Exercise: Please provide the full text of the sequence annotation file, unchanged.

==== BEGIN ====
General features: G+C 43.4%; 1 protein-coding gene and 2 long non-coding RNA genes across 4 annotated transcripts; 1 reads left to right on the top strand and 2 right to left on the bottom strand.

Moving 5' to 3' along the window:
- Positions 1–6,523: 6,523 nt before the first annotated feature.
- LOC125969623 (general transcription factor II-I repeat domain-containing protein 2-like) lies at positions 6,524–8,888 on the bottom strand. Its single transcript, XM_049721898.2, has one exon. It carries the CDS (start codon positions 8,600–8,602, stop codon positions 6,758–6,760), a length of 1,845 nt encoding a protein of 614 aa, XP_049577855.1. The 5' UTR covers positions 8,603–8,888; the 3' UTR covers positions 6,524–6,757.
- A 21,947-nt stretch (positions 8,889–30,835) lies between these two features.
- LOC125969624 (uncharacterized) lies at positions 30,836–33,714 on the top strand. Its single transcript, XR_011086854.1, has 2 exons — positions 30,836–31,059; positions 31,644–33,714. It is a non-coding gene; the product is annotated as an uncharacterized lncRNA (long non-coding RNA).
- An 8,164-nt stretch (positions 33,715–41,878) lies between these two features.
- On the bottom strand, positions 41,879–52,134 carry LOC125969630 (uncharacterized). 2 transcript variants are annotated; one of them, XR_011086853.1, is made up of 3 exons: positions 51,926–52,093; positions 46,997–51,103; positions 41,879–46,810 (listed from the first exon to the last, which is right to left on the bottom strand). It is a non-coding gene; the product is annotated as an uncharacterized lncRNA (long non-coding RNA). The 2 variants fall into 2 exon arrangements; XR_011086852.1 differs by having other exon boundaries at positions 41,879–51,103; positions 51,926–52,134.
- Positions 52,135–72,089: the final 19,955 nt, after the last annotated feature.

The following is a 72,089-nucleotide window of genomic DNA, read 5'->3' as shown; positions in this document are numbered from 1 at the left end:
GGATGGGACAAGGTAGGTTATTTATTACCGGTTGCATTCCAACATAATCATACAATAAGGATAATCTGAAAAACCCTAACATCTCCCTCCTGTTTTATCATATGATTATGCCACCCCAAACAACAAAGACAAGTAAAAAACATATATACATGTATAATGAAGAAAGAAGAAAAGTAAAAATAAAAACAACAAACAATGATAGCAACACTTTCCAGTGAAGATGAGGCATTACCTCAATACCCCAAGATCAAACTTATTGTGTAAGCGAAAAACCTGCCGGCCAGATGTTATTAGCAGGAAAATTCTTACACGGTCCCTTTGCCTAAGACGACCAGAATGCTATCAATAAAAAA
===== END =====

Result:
General features: G+C 43.4%; 1 protein-coding gene and 2 long non-coding RNA genes across 4 annotated transcripts; 1 reads left to right on the top strand and 2 right to left on the bottom strand.

Moving 5' to 3' along the window:
- Positions 1–6,523: 6,523 nt before the first annotated feature.
- LOC125969623 (general transcription factor II-I repeat domain-containing protein 2-like) lies at positions 6,524–8,888 on the bottom strand. Its single transcript, XM_049721898.2, has one exon. It carries the CDS (start codon positions 8,600–8,602, stop codon positions 6,758–6,760), a length of 1,845 nt encoding a protein of 614 aa, XP_049577855.1. The 5' UTR covers positions 8,603–8,888; the 3' UTR covers positions 6,524–6,757.
- A 21,947-nt stretch (positions 8,889–30,835) lies between these two features.
- LOC125969624 (uncharacterized) lies at positions 30,836–33,714 on the top strand. Its single transcript, XR_011086854.1, has 2 exons — positions 30,836–31,059; positions 31,644–33,714. It is a non-coding gene; the product is annotated as an uncharacterized lncRNA (long non-coding RNA).
- An 8,164-nt stretch (positions 33,715–41,878) lies between these two features.
- On the bottom strand, positions 41,879–52,134 carry LOC125969630 (uncharacterized). 2 transcript variants are annotated; one of them, XR_011086853.1, is made up of 3 exons: positions 51,926–52,093; positions 46,997–51,103; positions 41,879–46,810 (listed from the first exon to the last, which is right to left on the bottom strand). It is a non-coding gene; the product is annotated as an uncharacterized lncRNA (long non-coding RNA). The 2 variants fall into 2 exon arrangements; XR_011086852.1 differs by having other exon boundaries at positions 41,879–51,103; positions 51,926–52,134.
- Positions 52,135–72,089: the final 19,955 nt, after the last annotated feature.

The following is a 72,089-nucleotide window of genomic DNA, read 5'->3' as shown; positions in this document are numbered from 1 at the left end:
GGATGGGACAAGGTAGGTTATTTATTACCGGTTGCATTCCAACATAATCATACAATAAGGATAATCTGAAAAACCCTAACATCTCCCTCCTGTTTTATCATATGATTATGCCACCCCAAACAACAAAGACAAGTAAAAAACATATATACATGTATAATGAAGAAAGAAGAAAAGTAAAAATAAAAACAACAAACAATGATAGCAACACTTTCCAGTGAAGATGAGGCATTACCTCAATACCCCAAGATCAAACTTATTGTGTAAGCGAAAAACCTGCCGGCCAGATGTTATTAGCAGGAAAATTCTTACACGGTCCCTTTGCCTAAGACGACCAGAATGCTATCAATAAAAAA